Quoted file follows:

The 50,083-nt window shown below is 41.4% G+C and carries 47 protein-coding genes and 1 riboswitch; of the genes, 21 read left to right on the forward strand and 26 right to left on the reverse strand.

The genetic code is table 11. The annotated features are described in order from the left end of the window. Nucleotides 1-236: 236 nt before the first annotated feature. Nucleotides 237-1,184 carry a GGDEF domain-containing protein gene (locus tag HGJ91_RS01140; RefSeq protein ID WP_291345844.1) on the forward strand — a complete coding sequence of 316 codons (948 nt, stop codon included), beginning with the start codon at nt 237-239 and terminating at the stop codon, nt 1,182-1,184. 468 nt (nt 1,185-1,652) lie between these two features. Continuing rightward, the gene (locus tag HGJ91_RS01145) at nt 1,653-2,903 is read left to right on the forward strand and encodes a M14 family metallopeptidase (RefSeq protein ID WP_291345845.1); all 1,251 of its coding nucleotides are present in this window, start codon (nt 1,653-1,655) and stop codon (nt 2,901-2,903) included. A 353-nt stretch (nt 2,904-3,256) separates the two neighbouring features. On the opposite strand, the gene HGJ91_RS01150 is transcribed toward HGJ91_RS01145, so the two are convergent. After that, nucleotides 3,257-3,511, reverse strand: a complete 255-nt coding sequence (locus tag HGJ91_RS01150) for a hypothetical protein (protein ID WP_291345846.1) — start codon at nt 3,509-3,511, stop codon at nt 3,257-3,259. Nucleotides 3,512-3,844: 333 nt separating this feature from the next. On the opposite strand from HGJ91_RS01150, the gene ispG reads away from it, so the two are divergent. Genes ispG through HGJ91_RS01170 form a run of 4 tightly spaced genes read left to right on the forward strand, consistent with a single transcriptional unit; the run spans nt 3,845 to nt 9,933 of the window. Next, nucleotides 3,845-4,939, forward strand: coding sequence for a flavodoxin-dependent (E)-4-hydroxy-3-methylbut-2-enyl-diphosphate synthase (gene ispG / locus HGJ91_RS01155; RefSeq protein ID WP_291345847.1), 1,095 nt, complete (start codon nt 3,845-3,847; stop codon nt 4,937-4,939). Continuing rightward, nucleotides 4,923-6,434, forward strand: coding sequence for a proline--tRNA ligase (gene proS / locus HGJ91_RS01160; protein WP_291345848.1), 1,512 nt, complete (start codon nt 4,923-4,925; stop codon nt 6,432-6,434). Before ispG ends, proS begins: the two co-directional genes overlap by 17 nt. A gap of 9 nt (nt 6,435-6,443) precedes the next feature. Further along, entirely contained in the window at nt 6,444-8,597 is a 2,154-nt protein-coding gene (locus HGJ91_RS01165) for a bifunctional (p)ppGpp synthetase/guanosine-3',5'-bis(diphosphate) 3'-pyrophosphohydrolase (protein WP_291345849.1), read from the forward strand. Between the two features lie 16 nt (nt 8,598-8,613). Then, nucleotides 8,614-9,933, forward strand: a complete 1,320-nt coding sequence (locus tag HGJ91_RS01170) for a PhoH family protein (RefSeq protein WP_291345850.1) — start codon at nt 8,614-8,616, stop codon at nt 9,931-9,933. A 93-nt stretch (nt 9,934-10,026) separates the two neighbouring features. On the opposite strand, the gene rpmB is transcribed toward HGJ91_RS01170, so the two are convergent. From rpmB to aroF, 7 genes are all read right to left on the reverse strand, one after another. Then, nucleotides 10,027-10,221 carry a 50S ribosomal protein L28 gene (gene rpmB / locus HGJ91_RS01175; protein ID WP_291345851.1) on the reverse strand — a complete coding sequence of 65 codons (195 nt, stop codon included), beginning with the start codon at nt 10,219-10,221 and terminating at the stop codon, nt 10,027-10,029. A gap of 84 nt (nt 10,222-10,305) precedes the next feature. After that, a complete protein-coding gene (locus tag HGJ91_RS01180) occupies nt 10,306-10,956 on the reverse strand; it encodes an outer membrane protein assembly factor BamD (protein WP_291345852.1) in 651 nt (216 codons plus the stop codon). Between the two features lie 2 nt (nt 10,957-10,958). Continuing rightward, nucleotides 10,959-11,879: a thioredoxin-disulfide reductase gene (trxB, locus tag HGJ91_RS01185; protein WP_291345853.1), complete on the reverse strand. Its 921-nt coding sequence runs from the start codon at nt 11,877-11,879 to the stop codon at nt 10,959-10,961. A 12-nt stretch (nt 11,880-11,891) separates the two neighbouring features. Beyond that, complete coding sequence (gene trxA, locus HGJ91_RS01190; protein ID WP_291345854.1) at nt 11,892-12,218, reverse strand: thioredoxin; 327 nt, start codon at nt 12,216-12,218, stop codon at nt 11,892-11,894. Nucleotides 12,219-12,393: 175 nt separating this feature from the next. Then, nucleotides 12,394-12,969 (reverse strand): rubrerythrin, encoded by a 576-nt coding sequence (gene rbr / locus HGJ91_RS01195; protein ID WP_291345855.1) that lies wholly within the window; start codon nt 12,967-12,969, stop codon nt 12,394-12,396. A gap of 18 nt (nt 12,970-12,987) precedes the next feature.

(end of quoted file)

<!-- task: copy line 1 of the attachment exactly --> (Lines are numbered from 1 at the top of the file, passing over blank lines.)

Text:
The 50,083-nt window shown below is 41.4% G+C and carries 47 protein-coding genes and 1 riboswitch; of the genes, 21 read left to right on the forward strand and 26 right to left on the reverse strand.